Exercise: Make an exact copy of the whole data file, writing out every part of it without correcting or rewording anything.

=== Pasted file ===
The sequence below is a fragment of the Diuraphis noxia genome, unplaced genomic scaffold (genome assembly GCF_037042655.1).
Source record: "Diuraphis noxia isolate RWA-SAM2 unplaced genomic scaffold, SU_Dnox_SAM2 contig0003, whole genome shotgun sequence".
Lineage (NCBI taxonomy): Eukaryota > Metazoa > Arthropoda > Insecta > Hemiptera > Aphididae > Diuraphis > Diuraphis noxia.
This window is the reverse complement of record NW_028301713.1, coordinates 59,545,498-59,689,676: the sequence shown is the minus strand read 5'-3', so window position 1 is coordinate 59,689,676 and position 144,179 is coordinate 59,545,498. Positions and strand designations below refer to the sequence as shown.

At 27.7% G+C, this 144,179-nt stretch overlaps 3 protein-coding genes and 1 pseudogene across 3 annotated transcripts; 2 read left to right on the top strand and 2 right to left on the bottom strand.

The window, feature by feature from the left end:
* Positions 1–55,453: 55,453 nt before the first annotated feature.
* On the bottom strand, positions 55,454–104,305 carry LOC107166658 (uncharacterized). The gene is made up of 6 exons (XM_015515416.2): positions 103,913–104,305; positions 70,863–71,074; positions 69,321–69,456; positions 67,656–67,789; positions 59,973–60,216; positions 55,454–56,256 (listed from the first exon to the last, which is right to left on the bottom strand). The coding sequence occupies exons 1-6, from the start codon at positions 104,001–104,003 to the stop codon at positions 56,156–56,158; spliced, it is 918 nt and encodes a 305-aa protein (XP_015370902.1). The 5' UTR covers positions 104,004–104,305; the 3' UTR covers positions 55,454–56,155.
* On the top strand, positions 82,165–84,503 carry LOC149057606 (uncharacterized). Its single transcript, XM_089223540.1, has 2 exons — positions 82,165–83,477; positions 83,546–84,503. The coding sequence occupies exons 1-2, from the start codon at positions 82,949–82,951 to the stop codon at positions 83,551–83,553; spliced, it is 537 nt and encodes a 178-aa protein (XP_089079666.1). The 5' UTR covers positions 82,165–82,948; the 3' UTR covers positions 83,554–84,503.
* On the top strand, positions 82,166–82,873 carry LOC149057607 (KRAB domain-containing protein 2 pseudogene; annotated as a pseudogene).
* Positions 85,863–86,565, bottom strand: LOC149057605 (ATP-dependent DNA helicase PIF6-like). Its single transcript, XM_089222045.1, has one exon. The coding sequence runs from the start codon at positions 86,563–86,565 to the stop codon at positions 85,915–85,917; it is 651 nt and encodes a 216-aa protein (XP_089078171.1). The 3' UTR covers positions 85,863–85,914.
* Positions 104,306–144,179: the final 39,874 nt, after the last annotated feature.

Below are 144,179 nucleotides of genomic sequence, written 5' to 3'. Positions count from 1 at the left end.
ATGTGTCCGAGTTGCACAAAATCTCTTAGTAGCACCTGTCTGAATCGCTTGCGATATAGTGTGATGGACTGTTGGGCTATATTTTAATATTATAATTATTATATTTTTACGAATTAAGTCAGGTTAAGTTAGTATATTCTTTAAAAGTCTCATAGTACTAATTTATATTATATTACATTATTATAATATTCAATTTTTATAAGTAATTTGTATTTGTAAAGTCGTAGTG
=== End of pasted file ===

The sequence below is a fragment of the Diuraphis noxia genome, unplaced genomic scaffold (genome assembly GCF_037042655.1).
Source record: "Diuraphis noxia isolate RWA-SAM2 unplaced genomic scaffold, SU_Dnox_SAM2 contig0003, whole genome shotgun sequence".
Lineage (NCBI taxonomy): Eukaryota > Metazoa > Arthropoda > Insecta > Hemiptera > Aphididae > Diuraphis > Diuraphis noxia.
This window is the reverse complement of record NW_028301713.1, coordinates 59,545,498-59,689,676: the sequence shown is the minus strand read 5'-3', so window position 1 is coordinate 59,689,676 and position 144,179 is coordinate 59,545,498. Positions and strand designations below refer to the sequence as shown.

At 27.7% G+C, this 144,179-nt stretch overlaps 3 protein-coding genes and 1 pseudogene across 3 annotated transcripts; 2 read left to right on the top strand and 2 right to left on the bottom strand.

The window, feature by feature from the left end:
* Positions 1–55,453: 55,453 nt before the first annotated feature.
* On the bottom strand, positions 55,454–104,305 carry LOC107166658 (uncharacterized). The gene is made up of 6 exons (XM_015515416.2): positions 103,913–104,305; positions 70,863–71,074; positions 69,321–69,456; positions 67,656–67,789; positions 59,973–60,216; positions 55,454–56,256 (listed from the first exon to the last, which is right to left on the bottom strand). The coding sequence occupies exons 1-6, from the start codon at positions 104,001–104,003 to the stop codon at positions 56,156–56,158; spliced, it is 918 nt and encodes a 305-aa protein (XP_015370902.1). The 5' UTR covers positions 104,004–104,305; the 3' UTR covers positions 55,454–56,155.
* On the top strand, positions 82,165–84,503 carry LOC149057606 (uncharacterized). Its single transcript, XM_089223540.1, has 2 exons — positions 82,165–83,477; positions 83,546–84,503. The coding sequence occupies exons 1-2, from the start codon at positions 82,949–82,951 to the stop codon at positions 83,551–83,553; spliced, it is 537 nt and encodes a 178-aa protein (XP_089079666.1). The 5' UTR covers positions 82,165–82,948; the 3' UTR covers positions 83,554–84,503.
* On the top strand, positions 82,166–82,873 carry LOC149057607 (KRAB domain-containing protein 2 pseudogene; annotated as a pseudogene).
* Positions 85,863–86,565, bottom strand: LOC149057605 (ATP-dependent DNA helicase PIF6-like). Its single transcript, XM_089222045.1, has one exon. The coding sequence runs from the start codon at positions 86,563–86,565 to the stop codon at positions 85,915–85,917; it is 651 nt and encodes a 216-aa protein (XP_089078171.1). The 3' UTR covers positions 85,863–85,914.
* Positions 104,306–144,179: the final 39,874 nt, after the last annotated feature.

Below are 144,179 nucleotides of genomic sequence, written 5' to 3'. Positions count from 1 at the left end.
ATGTGTCCGAGTTGCACAAAATCTCTTAGTAGCACCTGTCTGAATCGCTTGCGATATAGTGTGATGGACTGTTGGGCTATATTTTAATATTATAATTATTATATTTTTACGAATTAAGTCAGGTTAAGTTAGTATATTCTTTAAAAGTCTCATAGTACTAATTTATATTATATTACATTATTATAATATTCAATTTTTATAAGTAATTTGTATTTGTAAAGTCGTAGTG